My friends and family in Los Angeles, NY, and Chicago keep telling me to come home. My friends and family in Israel keep telling me to stay home in Israel. People I meet tell me to live in the place where I am happyâ€¦but what happens when I am happy in both places? What happens when I see myself living and doing well in both places? How can home be where the heart is, but my heart is spread thin?
The person who single handedly does everything and anything in her power to keep me in Israel, without a doubt, without exception, is my fabulous aunt HannaÂ in Jerusalem.
I spent two fun-filled weeks in Ichilov hospital (I really did have funâ€¦I slept next to a homeless man who yelled in his sleep, got yelled at by nurses, made friends with the other sickos, woke up at the butt-crack of dawn to get blood taken my doctors who refused to take from the right vein, got my bed smashed into deliberately by the cleaning crew, got biopsies which still scar my arms and legs, & most importantly, got practically naked in front of the ridiculously sexy doctors on a daily basis) but my incredible aunt Hannah was there by my side all day, every day. So much, in fact, that I had to stay up all night (not such a challenge with the screamer over there) just to study and keep up with my classmates, who already began the first semester of the already intensive MBA. Hanna even brought me breakfast and lunch on a daily basis. I may be the only person in history who gained weight in a hospital. I was admitted on October 31st, and I can confidently say that I will never have a better Halloween costume. Who knew I would celebrate in Israel more than I did in LA?
Much thanks to Hanna, the aunt who spoils me rotten: drives all over the country for me, buys me gifts, cooks deliciously mouth-watering Moroccan food for me, takes me on vacations to places like Ireland, Greece, the Caribbean, Alaska, Canadaâ€¦she knows, of course, that when I am insanely, filthy, ungodly rich, I will return the favor
I love Israel, not just because of the hundreds of Moroccan family members I have here, but also because of the unique dynamic between people when they speak with each other on a daily basis. Itâ€™s refreshing and easy to fall in love withâ€¦which is how I feel, until I walk into a bank. Or a post office. Or a hospital. Then I’m pretty sure I’m being â€œpunk’dâ€. Every single time. I just canâ€™t seem to get used to it! But what I really canâ€™t get used to, especially during these hot and humid summer months in Tel Aviv, is the jukim. I hate them with a deep passion. To this day, I canâ€™t seem to figure out what their purpose on this earth isâ€¦why would g-d torture us this way? Someone help me make sense of this informationÂ I found:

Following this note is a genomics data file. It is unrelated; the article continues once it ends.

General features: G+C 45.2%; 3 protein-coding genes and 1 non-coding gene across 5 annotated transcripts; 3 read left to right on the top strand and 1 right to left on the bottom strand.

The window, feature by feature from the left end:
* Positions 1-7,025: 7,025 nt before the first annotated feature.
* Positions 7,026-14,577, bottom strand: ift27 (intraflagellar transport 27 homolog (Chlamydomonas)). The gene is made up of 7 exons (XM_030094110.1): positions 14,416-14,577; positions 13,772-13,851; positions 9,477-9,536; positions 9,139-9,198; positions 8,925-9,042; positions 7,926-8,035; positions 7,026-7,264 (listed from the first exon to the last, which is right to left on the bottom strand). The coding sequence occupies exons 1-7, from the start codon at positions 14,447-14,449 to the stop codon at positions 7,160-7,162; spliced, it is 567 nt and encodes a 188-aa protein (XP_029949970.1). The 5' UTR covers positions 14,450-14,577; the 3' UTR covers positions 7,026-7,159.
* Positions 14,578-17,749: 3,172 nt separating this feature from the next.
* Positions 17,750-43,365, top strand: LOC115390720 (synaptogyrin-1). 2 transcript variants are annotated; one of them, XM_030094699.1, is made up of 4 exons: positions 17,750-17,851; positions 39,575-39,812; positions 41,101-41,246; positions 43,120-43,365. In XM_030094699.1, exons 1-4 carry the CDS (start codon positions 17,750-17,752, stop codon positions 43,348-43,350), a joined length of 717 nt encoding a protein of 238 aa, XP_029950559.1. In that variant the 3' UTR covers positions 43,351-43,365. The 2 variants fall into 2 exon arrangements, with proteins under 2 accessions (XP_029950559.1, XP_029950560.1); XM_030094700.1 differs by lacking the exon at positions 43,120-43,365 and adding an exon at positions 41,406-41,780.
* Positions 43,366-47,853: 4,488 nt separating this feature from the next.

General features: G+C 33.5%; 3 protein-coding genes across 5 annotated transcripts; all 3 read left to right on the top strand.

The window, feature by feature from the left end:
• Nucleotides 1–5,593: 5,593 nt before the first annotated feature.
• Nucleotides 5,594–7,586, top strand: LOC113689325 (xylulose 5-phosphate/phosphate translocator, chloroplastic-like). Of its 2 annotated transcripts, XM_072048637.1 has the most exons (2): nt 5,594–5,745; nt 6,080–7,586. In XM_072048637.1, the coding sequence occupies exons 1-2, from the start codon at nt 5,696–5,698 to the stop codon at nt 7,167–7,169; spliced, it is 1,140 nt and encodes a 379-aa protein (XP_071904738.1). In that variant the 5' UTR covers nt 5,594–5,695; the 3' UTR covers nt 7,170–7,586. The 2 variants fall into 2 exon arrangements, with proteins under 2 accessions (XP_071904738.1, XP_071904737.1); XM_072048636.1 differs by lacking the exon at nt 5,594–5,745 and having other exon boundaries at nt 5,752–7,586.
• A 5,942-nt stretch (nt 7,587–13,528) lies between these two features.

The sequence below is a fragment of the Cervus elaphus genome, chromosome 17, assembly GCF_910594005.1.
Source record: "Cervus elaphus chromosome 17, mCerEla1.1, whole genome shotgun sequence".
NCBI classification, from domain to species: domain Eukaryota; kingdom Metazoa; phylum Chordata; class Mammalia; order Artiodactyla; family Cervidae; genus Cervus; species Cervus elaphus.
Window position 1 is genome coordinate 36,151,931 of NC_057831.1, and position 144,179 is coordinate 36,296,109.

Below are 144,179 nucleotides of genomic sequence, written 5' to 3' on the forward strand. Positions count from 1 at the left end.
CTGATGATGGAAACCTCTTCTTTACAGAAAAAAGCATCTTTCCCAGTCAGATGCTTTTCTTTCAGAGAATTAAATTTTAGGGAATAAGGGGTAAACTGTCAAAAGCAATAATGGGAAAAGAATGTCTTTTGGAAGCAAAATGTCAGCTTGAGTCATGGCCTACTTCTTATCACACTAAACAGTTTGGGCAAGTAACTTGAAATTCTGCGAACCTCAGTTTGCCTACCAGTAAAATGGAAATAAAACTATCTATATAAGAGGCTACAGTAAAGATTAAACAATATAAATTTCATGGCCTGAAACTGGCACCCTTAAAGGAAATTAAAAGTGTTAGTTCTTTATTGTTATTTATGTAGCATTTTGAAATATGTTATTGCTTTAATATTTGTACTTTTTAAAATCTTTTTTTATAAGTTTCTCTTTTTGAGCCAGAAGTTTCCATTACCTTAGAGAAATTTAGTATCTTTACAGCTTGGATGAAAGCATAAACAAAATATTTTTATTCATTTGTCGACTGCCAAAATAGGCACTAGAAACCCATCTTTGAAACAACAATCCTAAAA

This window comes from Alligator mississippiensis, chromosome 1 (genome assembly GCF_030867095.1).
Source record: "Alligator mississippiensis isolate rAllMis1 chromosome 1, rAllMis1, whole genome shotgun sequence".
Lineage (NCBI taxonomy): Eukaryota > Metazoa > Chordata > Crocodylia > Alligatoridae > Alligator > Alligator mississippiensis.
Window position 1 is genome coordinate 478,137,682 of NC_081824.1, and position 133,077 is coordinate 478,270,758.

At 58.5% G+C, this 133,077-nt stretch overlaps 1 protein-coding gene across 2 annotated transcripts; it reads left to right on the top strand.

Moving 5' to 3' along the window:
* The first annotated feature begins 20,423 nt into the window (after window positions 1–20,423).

There are about 5,000 species of jukim in the world, and about a 2:1 roach: human ratio. Females mate once and can stay pregnant for life. They can hold their breath for up to 40 minutes.
I am so terrified of these creatures, I actually have nightmares about a Juke Monster in the hallway of my apartment building. Iâ€™m not joking. If I see one on the street, I have a mini heart attack. Do you know what happens when I see one in my home? I scream, freak out, and call someone to come and rid me of the unwanted guestâ€¦regardless of what time it isâ€¦donâ€™t laugh! Do you know what it feels like to be afraid of the big, bad Juke Monster every time you leave or enter your home? Not fun. At all. I keep a bottle of anti-roach spray in my hands at all times, and sleep with a bottle under my pillow (okay, that last part is a jokeâ€¦maybe).
If the jukim donâ€™t manage to kick me out of Israel and I decide to stay, I better take a swim in HaYarkon river.
I simply canâ€™t think of a better way to grow five extra hands and compete with Israelis. They have seven hands. These people are not messing around. They need a separate hand for: felafel, a work phone, a personal phone, a dog leash, a cigarette, hailing the cab, and the famous rega hand signal. Thatâ€™s a lot to do at once, and to master the art takes much time and practice. Cavod. And with all those tasks, they still have time for their own start-up â€œbabiesâ€. When I asked a dear friend of mine, Ori Goshen, how his recruitment for TawkonÂ is going, he said something that I have been hearing non-stop since then: Israeli start-ups have a hard time recruiting talent because everyone else is too busy with his/her own start-up. Most of the recruitment for Tawkon is being done via the rich network Ori has maintained from his days in the IDF.Â By the way, Tawkon is an amazing mobile app that every single one of us needs to be using. Check it out.
I love living in LA and I love living in Tel Aviv. My heart will never be completely satisfied, unless of course a few changes are made in Tel Aviv: Â a valet parking system, higher wages for all, and a way to laser-beam people and objects to and from anywhere in the world. So, people, get going!